Friday, May 8, 2009

Alvin Lucier - I Am Sitting In A Room (1970)

Alvin Lucier is a composer who has always straddled the precarious line between art and science. His works usually consist of practical demonstrations of physical phenomena, and yet they always provide a fascinating, surprisingly musical listening experience.

In "I Am Sitting In A Room," the composer reads a short speech, then plays the tape back into the same room and rerecords it. This process is repeated over and over again, with the result that the sound quality gradually decays and the frequencies that are naturally amplified by the physical space are the only things that remain. In this way, Lucier is effectively "playing" the room, and the results would be different for any given enclosed space.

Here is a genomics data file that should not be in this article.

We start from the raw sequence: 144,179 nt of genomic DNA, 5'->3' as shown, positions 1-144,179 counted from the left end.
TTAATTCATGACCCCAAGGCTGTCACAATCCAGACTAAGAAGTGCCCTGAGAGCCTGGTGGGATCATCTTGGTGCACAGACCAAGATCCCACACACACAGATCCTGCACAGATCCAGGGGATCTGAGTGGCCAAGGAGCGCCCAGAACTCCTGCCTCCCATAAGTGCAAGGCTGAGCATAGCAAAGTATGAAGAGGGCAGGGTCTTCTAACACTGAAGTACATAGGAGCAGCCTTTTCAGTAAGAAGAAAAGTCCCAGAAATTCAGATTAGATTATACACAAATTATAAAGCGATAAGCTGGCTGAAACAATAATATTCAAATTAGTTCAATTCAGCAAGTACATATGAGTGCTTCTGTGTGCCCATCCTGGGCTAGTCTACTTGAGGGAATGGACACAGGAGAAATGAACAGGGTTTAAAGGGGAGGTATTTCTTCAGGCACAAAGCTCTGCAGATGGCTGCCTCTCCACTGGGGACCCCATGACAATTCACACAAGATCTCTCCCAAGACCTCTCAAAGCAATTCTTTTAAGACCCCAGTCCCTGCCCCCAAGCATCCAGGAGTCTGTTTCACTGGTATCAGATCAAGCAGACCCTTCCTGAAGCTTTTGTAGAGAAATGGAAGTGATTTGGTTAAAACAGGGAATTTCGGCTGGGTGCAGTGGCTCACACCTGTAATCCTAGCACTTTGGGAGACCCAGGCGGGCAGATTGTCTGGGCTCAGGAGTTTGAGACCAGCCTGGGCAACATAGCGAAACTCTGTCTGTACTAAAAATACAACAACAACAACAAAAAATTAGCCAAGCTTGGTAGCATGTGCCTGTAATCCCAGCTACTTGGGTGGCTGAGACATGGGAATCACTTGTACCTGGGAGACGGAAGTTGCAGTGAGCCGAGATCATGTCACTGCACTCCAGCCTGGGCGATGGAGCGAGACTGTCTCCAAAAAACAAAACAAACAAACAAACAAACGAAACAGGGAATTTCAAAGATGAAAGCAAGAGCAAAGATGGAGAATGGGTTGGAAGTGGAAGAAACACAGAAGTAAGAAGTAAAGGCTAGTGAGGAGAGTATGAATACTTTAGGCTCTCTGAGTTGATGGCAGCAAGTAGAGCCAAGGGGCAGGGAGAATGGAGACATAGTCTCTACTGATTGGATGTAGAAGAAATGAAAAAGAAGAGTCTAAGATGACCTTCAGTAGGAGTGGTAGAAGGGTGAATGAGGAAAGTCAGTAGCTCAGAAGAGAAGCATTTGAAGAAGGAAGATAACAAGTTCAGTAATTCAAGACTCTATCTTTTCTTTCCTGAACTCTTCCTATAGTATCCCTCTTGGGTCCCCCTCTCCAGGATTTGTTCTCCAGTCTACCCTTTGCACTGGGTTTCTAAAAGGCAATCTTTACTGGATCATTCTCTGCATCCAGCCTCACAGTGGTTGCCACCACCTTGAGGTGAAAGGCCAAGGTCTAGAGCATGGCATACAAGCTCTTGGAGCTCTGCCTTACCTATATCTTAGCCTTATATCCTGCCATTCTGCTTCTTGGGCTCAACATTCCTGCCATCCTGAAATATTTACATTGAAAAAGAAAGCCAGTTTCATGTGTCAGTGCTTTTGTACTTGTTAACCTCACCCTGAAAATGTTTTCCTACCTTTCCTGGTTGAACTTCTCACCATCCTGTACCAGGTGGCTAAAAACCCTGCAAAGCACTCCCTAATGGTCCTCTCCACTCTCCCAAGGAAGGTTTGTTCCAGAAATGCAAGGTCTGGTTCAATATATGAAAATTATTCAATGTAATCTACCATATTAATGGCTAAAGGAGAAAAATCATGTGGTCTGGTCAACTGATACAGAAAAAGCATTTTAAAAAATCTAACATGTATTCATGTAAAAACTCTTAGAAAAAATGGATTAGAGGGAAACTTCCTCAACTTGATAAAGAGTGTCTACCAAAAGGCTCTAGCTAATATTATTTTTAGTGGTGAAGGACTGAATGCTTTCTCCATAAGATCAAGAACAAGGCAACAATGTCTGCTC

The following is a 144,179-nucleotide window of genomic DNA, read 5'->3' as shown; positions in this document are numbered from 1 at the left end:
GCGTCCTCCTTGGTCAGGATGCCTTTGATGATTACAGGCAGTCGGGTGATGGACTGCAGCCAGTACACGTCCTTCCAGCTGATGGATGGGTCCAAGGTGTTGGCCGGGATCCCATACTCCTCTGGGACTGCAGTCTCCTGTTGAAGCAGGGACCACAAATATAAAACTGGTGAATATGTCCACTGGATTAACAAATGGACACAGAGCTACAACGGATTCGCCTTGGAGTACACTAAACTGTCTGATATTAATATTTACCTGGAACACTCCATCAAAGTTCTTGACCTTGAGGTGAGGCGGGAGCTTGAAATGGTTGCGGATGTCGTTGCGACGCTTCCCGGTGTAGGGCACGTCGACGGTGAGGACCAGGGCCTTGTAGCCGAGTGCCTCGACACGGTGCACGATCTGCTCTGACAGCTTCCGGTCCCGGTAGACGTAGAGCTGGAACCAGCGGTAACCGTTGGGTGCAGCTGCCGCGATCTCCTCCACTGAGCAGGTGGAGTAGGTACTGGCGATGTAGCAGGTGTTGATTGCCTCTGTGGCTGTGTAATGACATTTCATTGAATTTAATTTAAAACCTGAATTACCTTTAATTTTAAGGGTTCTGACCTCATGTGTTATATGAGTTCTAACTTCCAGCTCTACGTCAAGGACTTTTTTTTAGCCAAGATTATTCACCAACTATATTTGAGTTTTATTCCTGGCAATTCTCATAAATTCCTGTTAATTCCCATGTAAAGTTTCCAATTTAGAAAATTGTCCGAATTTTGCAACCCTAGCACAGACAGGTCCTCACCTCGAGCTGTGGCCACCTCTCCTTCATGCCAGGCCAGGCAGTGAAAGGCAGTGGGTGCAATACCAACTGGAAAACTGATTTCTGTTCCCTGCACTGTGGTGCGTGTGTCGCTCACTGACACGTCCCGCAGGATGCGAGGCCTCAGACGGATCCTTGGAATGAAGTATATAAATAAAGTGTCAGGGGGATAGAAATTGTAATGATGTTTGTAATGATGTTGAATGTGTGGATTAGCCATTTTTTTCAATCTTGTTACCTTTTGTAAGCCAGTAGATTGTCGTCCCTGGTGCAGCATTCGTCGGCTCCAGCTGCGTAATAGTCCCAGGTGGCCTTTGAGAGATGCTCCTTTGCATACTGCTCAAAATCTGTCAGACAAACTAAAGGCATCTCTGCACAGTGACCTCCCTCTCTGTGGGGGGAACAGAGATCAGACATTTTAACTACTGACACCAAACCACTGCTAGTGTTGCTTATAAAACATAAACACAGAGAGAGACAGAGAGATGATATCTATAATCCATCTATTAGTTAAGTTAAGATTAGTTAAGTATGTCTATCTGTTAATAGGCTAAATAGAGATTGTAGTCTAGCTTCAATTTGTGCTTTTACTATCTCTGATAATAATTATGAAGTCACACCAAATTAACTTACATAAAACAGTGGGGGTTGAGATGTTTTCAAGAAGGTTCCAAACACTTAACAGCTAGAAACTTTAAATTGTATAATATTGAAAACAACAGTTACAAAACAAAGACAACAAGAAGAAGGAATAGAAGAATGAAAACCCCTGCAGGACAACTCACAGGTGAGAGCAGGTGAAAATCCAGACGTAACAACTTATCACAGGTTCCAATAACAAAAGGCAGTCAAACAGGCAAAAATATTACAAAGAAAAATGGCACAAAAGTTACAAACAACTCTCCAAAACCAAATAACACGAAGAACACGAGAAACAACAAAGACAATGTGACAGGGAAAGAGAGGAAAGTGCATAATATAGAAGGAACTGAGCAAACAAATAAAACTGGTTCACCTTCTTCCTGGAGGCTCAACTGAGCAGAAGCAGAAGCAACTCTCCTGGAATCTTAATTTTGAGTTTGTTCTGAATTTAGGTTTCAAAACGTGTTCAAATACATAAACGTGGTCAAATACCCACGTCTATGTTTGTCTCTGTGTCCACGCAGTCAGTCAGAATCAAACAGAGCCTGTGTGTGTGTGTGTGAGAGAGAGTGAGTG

The performance on this disc lasts about forty-five minutes. At about the fifteen minute mark, most of the actual words are unintelligible, and the speech has taken on a somewhat melodic, almost bell-like sound. Lucier has a slight stutter, and it is interesting to hear how this factors into the sounds we ultimately end up hearing. For example, a stuttered "S" sound persists much longer than most of the other consonants, because of its fundamental lack of pitch. So even towards the end of the piece we are able to hear the occasional "s- s- sss" which then becomes something of a rhythmic figure.

The simplicity of the concept and ease of execution make "I Am Sitting In A Room" a fascinating classic of electro-acoustic music, not to mention its hypnotic qualities for the listener. This is something that could be reproduced by any of us at home, and remember that it need not be with a voice. Similar results could be achieved with an instrument, a band, a portion of a movie soundtrack or really anything that makes a sound. Try it for yourself and see!

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